THE working-class characters in the fiction of Agnes Owens and Archie Hind contrast sharply with the military officers in James Kennaway’s most famous novel, Tunes of Glory, but all are, in different ways, trapped. Comedy and tragedy are interconnected in the work of these novelists, and the idea of the family is central to each of them. When we come to Alasdair Gray, the conflict is also between materiality and the imagination and the result is a triumph and breakthrough.

Tunes of Glory (1956), the first novel by James Kennaway (1928-68) was an immediate success and the film made of it (1960) ensured its wider appreciation. Its impact comes from lucidity, intensity, brevity and dramatic structure. Its claustrophobic atmosphere in a Highland regiment’s army barracks builds towards a violent conclusion.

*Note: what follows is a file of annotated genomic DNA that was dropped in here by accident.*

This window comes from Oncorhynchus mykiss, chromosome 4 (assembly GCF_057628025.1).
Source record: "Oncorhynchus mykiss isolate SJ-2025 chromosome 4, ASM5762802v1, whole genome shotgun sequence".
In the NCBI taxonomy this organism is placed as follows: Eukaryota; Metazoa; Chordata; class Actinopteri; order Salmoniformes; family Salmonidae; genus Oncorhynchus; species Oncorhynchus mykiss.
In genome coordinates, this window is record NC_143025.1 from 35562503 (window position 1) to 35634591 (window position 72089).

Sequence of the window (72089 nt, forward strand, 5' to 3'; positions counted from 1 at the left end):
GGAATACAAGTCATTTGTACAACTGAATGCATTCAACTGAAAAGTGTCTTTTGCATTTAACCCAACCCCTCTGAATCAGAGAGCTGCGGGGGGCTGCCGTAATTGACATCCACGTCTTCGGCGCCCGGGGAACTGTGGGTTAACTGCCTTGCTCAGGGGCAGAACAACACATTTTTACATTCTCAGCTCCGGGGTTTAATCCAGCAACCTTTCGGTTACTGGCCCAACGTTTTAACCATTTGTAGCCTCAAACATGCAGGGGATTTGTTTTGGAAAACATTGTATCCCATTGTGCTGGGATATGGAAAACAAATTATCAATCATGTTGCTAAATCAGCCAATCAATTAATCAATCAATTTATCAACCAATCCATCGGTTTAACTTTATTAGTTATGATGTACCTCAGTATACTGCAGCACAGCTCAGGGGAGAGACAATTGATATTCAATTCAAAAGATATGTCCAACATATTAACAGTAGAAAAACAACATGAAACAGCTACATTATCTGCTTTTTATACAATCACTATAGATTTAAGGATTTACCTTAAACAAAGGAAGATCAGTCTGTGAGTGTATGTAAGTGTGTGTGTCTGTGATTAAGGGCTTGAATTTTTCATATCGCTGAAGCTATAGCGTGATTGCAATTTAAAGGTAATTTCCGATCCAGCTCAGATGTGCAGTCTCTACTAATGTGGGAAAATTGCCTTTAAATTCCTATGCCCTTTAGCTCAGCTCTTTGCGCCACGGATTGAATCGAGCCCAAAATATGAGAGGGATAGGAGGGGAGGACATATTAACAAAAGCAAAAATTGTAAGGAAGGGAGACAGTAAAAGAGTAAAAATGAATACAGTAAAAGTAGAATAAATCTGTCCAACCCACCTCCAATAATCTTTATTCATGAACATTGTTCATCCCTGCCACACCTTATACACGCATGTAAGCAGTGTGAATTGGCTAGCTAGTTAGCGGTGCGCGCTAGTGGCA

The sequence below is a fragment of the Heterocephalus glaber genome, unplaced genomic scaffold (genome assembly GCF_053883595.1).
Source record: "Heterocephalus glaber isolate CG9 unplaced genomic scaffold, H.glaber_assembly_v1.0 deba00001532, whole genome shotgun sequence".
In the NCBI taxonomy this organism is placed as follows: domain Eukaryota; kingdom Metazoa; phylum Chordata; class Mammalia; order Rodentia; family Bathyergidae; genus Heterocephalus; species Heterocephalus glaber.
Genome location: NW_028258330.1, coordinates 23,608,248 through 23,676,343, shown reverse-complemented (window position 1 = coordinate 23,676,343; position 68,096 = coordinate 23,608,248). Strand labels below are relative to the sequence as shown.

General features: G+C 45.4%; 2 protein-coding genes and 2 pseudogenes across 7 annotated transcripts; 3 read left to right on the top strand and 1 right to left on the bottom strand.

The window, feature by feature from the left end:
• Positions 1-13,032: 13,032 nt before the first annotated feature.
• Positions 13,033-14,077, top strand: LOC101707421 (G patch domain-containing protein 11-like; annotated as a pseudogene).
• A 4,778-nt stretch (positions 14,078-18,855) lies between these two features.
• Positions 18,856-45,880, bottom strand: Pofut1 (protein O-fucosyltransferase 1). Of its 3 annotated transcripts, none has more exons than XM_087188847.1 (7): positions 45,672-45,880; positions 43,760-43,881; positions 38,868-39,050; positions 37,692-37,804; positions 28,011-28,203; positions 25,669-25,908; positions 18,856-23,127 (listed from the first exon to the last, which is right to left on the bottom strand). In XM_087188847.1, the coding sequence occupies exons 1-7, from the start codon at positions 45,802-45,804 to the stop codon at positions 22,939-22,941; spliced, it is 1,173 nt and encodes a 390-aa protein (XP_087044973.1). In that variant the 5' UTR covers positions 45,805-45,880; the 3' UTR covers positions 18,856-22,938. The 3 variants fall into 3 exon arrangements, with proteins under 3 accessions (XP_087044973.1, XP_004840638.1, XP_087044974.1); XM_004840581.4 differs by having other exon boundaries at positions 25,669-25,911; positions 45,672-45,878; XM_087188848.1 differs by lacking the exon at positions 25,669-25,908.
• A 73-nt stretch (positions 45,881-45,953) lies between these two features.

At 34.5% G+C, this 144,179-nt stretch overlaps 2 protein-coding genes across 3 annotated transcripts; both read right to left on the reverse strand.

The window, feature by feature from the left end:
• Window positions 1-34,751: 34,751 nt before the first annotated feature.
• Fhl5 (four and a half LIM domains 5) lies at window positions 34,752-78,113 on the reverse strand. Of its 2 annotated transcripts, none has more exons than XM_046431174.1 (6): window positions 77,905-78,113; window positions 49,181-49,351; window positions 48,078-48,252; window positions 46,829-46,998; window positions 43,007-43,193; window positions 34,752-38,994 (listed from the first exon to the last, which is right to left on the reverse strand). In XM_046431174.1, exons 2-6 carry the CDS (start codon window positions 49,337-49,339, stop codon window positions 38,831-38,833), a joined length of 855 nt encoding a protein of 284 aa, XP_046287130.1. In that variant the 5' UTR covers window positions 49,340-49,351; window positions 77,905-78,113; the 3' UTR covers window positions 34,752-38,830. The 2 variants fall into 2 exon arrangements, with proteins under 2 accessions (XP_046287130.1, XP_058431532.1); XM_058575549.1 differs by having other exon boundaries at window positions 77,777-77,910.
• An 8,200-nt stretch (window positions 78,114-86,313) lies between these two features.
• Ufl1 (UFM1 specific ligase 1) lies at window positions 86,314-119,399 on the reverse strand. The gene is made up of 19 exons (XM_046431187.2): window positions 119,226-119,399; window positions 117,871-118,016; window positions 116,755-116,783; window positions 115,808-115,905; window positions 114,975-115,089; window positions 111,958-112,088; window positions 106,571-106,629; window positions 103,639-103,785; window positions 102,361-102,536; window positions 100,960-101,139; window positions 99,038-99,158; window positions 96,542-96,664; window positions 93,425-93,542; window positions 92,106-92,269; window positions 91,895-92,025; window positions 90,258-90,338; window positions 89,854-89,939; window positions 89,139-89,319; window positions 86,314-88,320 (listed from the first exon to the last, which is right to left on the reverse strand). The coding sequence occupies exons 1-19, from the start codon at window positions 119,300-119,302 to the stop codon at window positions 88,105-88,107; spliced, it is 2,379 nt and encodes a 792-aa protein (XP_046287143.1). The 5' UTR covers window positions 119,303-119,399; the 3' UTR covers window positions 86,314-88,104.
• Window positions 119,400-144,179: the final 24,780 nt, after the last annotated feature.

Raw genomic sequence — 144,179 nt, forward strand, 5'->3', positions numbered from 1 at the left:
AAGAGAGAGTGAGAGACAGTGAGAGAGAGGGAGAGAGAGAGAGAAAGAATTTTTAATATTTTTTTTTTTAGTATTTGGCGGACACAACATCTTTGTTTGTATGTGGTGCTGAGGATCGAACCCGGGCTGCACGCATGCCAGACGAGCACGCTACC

Two opposed main characters, a colonel from Eton and Sandhurst and another who has worked his way through the ranks, increasingly develop their rage against each other. The latent chaos and suppressed emotions bulge beneath the clean prose, suggesting the farcical, but distorting human potential until its tragic ending. Kennaway’s later work is more experimental. Household Ghosts (1961) is a suspenseful exposition of neurotic family relations in a claustrophobic country house, haunted by the past. It was followed by The Mindbenders (1963), The Bells of Shoreditch (1963), Some Gorgeous Accident (1967), The Cost of Living like This (1969) and Silence (1972), published posthumously and set in America, centring on the relation between a white man and a black woman in another kind of threatening atmosphere of sexual tension and social hostility. Essentially, these works anatomise power and prejudice, and show them for what they are, acted out in human relationships.